Cambrian: Sports

Emily Dunn brings key ‘presence’ to Coast Union boys basketball

Emily Dunn sat down for an interview Saturday, July 23.
Emily Dunn sat down for an interview Saturday, July 23.

When Emily Dunn and her talented teammates defeated Fresno Christian 44-42 on March 6, 2009, in Fresno — to win the CIF Division 7 Southern Section basketball championship — it was a first for Coast Union.

As the 5-foot-11 senior watched her 5-5 teammate Lilly Takahashi sink two exceedingly clutch free throws as the clock ran out to seal the deal for the Lady Broncos, Dunn could hardly have imagined that seven years later, in 2015, she would accept a position as an assistant to head coach Tim May with the Broncos boys varsity team — another first.

Interviewed on a restaurant patio in the East Village on Saturday, July 23, Dunn recalled her 2009 championship team as being “really close.”

“We grew up together,” she said. “We developed a bond starting in first grade.”

Similar bond

Those strong bonds between her senior colleagues — Mackenzie Cunningham (MVP), Takahashi, Skylar Moon, Katy Carson and Ashley Grise — closely mirror the relationships on Tim May’s team today.

“I see that same bond with the boys. They grew up together, and I feel like they’re that close.”

The 2016-17 returning boys team features twins Jack and Sam MacKinnon, Roberto Cueva, Auggie Johnson, Jez Lawson and Nick Roper, all seniors; Riley Kennedy is a junior.

With Dunn assisting May, the Broncos last year went undefeated in the Coast Valley League (10-0) and outlasted a tough Armenian General Benevolent Union (AGBU) team from Pasadena in a CIF Division 7 home thriller, 45-42.

Conditioning is one of the key reasons the varsity did so well last season, Dunn explained.

“The weight room is a big part of Tim’s program. And sprints and agility training; I feel like that really helped them. When you only have six players you have to get that stamina up.”

Earlier this July, Dunn and May took the team to a summer tourney in San Diego, and in the final game, Jack MacKinnon put on an exhibition of sports intensity and resilience, the kind of “never say die” tenacity coaches dream of.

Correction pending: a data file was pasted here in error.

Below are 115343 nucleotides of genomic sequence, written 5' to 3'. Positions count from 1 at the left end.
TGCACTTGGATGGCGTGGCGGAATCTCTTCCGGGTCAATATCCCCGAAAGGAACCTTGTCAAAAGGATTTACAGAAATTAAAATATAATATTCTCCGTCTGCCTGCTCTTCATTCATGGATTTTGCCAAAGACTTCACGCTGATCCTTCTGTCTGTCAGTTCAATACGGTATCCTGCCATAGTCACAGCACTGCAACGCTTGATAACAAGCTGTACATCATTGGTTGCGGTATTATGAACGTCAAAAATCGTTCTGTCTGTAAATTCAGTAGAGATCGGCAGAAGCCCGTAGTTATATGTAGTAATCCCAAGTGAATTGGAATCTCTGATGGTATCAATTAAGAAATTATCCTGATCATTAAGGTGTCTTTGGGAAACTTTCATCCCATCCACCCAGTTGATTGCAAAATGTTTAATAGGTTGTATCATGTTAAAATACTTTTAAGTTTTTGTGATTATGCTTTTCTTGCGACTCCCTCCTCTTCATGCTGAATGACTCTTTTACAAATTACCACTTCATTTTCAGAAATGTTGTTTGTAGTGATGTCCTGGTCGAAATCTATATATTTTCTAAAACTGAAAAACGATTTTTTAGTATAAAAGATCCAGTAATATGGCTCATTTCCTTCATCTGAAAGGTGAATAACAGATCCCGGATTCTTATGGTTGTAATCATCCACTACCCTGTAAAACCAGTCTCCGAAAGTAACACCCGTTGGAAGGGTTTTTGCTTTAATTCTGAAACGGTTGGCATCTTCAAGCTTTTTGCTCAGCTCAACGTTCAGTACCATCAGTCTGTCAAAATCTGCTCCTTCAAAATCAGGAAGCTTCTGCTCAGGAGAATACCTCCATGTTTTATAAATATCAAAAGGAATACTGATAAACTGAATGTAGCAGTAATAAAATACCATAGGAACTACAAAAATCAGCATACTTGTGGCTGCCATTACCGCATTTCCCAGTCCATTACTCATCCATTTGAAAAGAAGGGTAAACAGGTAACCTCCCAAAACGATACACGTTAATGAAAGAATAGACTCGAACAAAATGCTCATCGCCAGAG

“He goes crazy sometimes,” Dunn said. “I think that when he wants a rebound, he can rebound any ball he wants. It’s a weird knack he has. I don’t understand how he can just crash the boards. He has those long arms — he’s amazing.”

Challenges

Dunn’s first experience with coaching boys basketball was at the middle school level; she was attending the University of Colorado at Colorado Springs — where she received her degree in psychology — and had a part-time job with the YMCA.

“It was really fun. I didn’t know what to expect, but I’m glad I had the experience there, which helps me now. It was just YMCA, but it was really competitive in Colorado — the parents came to all the games, and the stands were full.”

Prior to that experience, Dunn attended UC Irvine, where she contributed to the women’s varsity program as team manager and video coordinator.

“It was really a great learning experience,” she mentioned with the wide smile of a person doing what she truly loves.

In May of 2015, when May invited her to become his assistant, “I was so excited. It was awesome,” she said. “I felt really thankful that he invited me to this opportunity.”

As to her role with the team, she said she serves as a “second pair of eyes” for May, and she also takes part when a three-on-three or a four-on-four practice needs another player.

Asked for input on his assistant, May said in an email that Dunn provides “presence” and the intangible of “team chemistry ... which all coaches search for. The players immediately bought into her presence and her willingness to be at every practice and games.”

May added: “Players love having her around, and I enjoy their willingness to listen to her.”

Acceptance

Dunn said the boys accepted her when she first stepped on the hard court.

“They cracked jokes right away and saw that I could take their humor.”

When she began her assistant duties in 2015, Dunn — who hit on 64 percent of her shots, averaged 12.9 points per game, dished out 45 assists, grabbed 163 rebounds and had 36 steals her senior year at Coast — immediately related to why boys are successful.

“They work hard. That’s their biggest asset. They work so hard and are so competitive, and they always keep their heads up.

“They lost the first four games this summer (at the tournament) in San Diego, but they came back and won the last three games. It’s in them to be the best.”

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